In all, they were able to access 18 SEER registers, covering approximately 28% of the US population diagnosed with breast cancer between 2000 and 2015. The women were followed up until death or until the end of 2015.

A total of 754,270 were included (37.5% aged 50-64 years; 38.6% aged over 64 years; 81% white; 54.8% married). Localized breast cancer was the most common diagnosis, in 61.2%.

During follow-up, 24.3% of the women died, at a mean age of 72.6 years. The largest proportion (46.2%) of deaths occurred within 1 to 5 years of the breast cancer diagnosis.

A further 16.3% occurred within 1 year of diagnosis, 27.6% occurred within 5 to 10 years of diagnosis, and 10% occurred after 10 years.

For the deaths within a year of diagnosis, 65.4% were from breast cancer, 6.7% from other cancers, and 27.9% from noncancer causes.

The most common noncancer causes of death were heart diseases (10%), followed by cerebrovascular diseases (2.4%), and chronic obstructive pulmonary disease (COPD) in 2%.

Compared with the general population, women with breast cancer had a significantly higher risk of death from septicemia, and from other infectious and parasitic diseases, in the first year after diagnosis, at standardized mortality ratios (SMRs) of 1.21 and 1.49, respectively.

For deaths 1 to 5 years after diagnosis, 58.6% of the women died from breast cancer, 8.9% from other cancers, and 32.4% from noncancer causes.

Heart disease was again the most common noncancer cause of death, in 11.2%, followed by cerebrovascular deaths in 2.7%, COPD in 3%, and Alzheimer's disease in 1.6%.

In women who died 5 to 10 years after breast cancer diagnosis, breast cancer was the cause of death in 38.2%, followed by other cancers in 13.4%, and noncancer causes in 48.4%.

Heart diseases were the most common noncancer cause of death (15.7%), followed by cerebrovascular diseases and COPD (both 3.9%), and Alzheimer's disease (3.4%).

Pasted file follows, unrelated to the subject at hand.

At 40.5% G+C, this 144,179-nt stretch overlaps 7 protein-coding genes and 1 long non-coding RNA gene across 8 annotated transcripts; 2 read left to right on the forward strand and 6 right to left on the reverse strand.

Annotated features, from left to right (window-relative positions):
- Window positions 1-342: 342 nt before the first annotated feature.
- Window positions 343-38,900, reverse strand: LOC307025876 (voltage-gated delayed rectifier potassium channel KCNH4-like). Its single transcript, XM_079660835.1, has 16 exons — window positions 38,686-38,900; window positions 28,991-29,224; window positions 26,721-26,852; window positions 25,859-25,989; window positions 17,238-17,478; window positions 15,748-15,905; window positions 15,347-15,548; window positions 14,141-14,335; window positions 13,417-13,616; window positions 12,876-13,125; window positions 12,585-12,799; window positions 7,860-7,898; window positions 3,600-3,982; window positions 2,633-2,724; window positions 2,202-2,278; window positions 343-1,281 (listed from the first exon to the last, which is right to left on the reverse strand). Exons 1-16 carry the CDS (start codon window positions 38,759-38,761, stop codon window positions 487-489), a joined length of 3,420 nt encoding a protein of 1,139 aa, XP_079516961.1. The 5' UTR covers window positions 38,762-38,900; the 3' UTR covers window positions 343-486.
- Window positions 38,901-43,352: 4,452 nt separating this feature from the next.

Compared with the general population, women with breast cancer were significantly more likely to die from chronic liver diseases and cirrhosis within 5 to 10 years of diagnosis, at an SMR 1.23, and from in situ or benign neoplasms, at an SMR of 1.33.

Finally, 23.6% of women who died more than 10 years after breast cancer diagnosis died of the disease, while 15.5% died from other cancers, and 60.9% died from noncancer causes.

As in the other groups, heart disease was the most common noncancer cause of death (19.3%), followed by Alzheimer's disease (5.3%), cerebrovascular diseases (5.2%), and COPD (4.9%).

Women who died more than 10 years after a breast cancer diagnosis were significantly more likely to die of Alzheimer's disease than the general population, at an SMR of 1.21, and heart diseases, at an SMR of 1.06.

The team also notes that, among women diagnosed with breast cancer at age 50 to 64 years, the risk of death from suicide was significantly higher compared with the general population more than 10 years after diagnosis, at an SMR of 1.70.

No specific funding was disclosed. The authors have disclosed no relevant financial relationships.

Cancer. Published online December 16, 2019. Abstract